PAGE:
by Rich Moreland, July 2013
An acquaintance of mine is leaving the adult business after four years in front of the camera, a lifetime by porn standards. It’s time to move on, she told me recently, though her exit strategy is a work in progress. She admitted that all the pieces must fall into place for her to make the final move.
The business still has its appeal for her; she continues to pop up on internet shoots and in an occasional DVD. In truth, unless she has established a direction out, a hasty departure may not serve her well and I believe she knows this. Should her post-porn road be paved with fits and starts, a return may be in the cards, something adult actresses do more often that is generally imagined.
For ex-performers, the “civilian” world often resembles barbarians at the gate waiting to consume anyone who ventures beyond the adult film cocoon. Transitioning out can be culture shock. Coping with new demands and curious people, whose knowledge of the adult film universe is hearsay at best, is ever present. For instance, dealing with a potential employer who wants to know how the previous working years were spent can be a nervous and formidable experience.
However, in the process of adjustment a performer may discover qualities she never imagined she possessed.
Consider the retirement of Aurora Snow. The adult industry is going to miss her intelligence, controversial opinions, and legendary film performances. During her lengthy career, Aurora joined an elite few recognized within the business. She was Adult Video News’ 2003 Performer of the Year and was enshrined in the XROC (X-Rated Critics Organization) Hall of Fame in 2011. These are not minor accomplishments. The number of women who have bared it all since porn’s modern era began in 1972 runs into the tens of thousands.
After a decade of filmed sexcapades, Aurora leaves on a positive note. Her recent article in The Daily Beast, “How a Porn Star Retires: Aurora Snow on Life After Porn,” examines some of the shortfalls performers face and offers timely advice for the day a model walks away.
It should be required reading for every newbie who is considering an adult film career.
A Master Plan
Aurora Snow reflects on what I’ve heard from industry people, too many girls lack the responsibility to manage their affairs. They can earn into the six figures, but find themselves impoverished when their days are done. Too many dollars are wasted on expensive apartments, clothes, cars, facials, and partying. Because they know a couple of bookings will replenish their bank account, a rainy day fund is far from their thoughts.
The adult industry offers no retirement plan, film residuals, or health insurance, and does nothing to prepare a performer for the day the phone stops ringing. Needless to say, there is no union like mainstream Hollywood’s equity system. A performer is left on her own.
Nevertheless, Aurora explains how difficult it is to leave the biz, especially if sex-for-money is all a girl knows. She tried to do it gradually but was continually caught in a spiral of shooting scenes to pay the bills.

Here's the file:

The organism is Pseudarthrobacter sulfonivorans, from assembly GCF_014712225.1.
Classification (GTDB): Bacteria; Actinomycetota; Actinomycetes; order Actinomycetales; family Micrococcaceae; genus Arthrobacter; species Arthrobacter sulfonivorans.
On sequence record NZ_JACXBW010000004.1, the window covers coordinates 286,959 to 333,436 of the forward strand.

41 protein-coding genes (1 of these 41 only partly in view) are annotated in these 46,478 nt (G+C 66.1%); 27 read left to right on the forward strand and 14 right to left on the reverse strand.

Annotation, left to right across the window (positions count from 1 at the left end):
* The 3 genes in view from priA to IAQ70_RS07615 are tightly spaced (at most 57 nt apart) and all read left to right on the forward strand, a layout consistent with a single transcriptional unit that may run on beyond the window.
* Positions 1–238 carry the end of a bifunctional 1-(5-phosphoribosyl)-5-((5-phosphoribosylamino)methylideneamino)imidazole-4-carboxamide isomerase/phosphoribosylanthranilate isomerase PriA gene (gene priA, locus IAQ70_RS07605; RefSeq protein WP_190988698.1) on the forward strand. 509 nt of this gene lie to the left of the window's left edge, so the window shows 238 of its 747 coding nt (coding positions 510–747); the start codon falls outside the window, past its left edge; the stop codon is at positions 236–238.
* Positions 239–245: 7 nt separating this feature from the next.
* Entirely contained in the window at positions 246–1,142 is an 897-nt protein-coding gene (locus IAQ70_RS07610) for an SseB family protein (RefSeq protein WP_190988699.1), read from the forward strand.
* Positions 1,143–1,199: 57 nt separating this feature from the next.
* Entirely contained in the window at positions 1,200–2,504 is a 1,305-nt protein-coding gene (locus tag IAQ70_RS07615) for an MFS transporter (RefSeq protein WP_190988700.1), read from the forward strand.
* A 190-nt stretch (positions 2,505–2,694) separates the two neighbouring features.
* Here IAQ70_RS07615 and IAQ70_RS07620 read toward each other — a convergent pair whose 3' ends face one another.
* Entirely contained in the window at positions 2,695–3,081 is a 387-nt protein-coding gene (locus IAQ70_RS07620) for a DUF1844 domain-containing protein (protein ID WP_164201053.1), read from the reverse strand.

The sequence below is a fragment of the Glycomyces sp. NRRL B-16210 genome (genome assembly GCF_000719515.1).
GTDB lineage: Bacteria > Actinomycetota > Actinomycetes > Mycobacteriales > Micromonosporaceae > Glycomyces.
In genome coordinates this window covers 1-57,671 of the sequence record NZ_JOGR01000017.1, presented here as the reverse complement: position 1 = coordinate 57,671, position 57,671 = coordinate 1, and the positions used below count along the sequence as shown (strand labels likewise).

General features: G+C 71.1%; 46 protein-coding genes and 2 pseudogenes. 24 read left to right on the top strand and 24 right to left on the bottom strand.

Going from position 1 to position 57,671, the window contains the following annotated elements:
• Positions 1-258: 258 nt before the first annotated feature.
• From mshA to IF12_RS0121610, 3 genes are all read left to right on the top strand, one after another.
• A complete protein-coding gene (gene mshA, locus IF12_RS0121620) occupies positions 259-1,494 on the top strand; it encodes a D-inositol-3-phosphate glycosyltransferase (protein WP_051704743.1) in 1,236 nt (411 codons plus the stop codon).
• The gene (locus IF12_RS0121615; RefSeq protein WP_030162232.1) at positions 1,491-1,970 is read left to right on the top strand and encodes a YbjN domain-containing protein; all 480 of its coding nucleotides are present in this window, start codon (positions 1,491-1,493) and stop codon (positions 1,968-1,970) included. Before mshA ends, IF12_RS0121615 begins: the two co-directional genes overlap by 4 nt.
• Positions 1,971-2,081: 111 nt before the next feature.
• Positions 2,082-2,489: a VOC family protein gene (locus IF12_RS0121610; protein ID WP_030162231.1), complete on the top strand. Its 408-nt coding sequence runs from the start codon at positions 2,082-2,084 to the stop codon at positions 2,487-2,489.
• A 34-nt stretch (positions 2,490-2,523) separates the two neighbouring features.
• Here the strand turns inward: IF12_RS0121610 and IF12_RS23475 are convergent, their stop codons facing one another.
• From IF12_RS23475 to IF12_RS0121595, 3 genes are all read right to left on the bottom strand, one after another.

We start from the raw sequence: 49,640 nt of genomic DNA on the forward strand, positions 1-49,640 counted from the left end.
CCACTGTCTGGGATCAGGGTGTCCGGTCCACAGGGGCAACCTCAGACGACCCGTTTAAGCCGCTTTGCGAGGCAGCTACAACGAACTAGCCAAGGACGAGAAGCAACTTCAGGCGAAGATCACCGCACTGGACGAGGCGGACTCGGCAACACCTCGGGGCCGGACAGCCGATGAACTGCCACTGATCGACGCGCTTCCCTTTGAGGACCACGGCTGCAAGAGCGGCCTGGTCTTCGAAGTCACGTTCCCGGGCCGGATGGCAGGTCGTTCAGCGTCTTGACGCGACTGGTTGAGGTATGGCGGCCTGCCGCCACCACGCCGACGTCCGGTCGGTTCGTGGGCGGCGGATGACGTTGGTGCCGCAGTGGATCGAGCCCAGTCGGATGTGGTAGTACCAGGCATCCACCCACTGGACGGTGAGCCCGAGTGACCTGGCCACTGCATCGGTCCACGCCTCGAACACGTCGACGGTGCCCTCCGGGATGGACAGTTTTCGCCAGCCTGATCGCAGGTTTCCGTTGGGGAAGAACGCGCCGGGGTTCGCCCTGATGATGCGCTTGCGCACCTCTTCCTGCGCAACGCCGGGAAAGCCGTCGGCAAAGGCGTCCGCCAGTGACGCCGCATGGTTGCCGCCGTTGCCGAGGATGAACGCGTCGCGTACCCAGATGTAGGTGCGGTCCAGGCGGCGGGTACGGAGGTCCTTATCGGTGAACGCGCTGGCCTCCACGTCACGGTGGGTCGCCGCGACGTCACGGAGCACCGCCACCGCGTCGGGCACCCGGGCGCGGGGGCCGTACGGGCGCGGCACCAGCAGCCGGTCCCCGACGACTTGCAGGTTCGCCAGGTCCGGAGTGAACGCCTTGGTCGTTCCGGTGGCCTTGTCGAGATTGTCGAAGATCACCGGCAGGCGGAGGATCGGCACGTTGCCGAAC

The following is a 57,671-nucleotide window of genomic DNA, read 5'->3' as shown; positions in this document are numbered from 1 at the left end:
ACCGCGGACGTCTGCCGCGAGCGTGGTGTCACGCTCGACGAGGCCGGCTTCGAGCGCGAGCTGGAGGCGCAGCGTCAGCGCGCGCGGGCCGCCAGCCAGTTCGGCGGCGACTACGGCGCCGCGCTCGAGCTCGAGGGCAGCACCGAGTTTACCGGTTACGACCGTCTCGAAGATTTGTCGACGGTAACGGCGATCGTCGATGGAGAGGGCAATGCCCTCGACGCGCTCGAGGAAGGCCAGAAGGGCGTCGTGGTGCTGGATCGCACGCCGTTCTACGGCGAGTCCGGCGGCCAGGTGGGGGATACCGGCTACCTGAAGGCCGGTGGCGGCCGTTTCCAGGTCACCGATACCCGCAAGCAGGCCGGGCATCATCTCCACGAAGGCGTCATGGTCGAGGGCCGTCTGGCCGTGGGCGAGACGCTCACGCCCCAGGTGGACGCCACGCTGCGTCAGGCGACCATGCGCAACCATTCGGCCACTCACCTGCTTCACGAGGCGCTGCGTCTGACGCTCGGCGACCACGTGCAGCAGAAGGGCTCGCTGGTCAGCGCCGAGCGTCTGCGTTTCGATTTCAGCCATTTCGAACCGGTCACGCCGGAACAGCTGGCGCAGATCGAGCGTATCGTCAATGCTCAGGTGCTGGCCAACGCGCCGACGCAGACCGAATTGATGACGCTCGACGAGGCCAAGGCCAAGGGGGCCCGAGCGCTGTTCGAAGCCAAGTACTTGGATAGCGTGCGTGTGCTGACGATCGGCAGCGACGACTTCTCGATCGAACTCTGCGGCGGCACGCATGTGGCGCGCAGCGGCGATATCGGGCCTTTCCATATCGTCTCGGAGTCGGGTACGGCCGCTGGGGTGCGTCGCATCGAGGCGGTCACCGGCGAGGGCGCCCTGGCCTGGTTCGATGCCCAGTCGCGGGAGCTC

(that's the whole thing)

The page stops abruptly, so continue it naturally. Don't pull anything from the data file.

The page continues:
Extracting herself was problematic, so she went cold turkey, packed her bags and got out of town.
But the emotions hung on, Aurora says. Pulling away from the spotlight and fan adulation is a downer. Yet, a girl eventually must figure out how “to do something with your clothes on,” she insists, a real challenge because the usual options are not the long-term answer.
Too many female performers rely on archived web cam shoots as their retirement ticket, Aurora points out, and some continue with a dancing career (she is mum on escorting). But everyone ages, so exit preparations need to be on the table. Timing is important, Aurora indicates, and quotes talent agent and former performer, Shy Love. “‘Don’t quit until you have a master plan for what comes later.’”
Aurora Snow’s departure is an opportunity to encourage all performers to take responsibility for their future. She goes over the list. Develop investment alternatives early on. Experiment with daily life constrained by a budget and curtail the urge to blow away dollars on unneeded and fanciful wants. And, don’t ignore that nagging feeling to improve educational opportunities. At the very least, consider picking up college credits on a regular basis.
Eventually, Aurora took decisive action to break the pattern of doubt that was not serving her well. The result introduced new horizons she never expected.
“Once I hit the eject button and became far enough removed from the porn machine,” she says, “I found that brand-new opportunities eventually presented themselves.”
Aurora Snow’s exit tells us that porn people have more skills than they realize. They are truly people-friendly, just ask their fans. Personally, I’ve seen this up close. Circulating among industry people has proved to me that everyone has something to offer once the last shoot wraps up and a career is concluded.
So, farewell Aurora Snow, I wish you Godspeed. You leave a legacy of top-notch performances and an articulated wisdom. Your message is clear for every girl in the business: invest “wisely” and remember there is “life after porn.”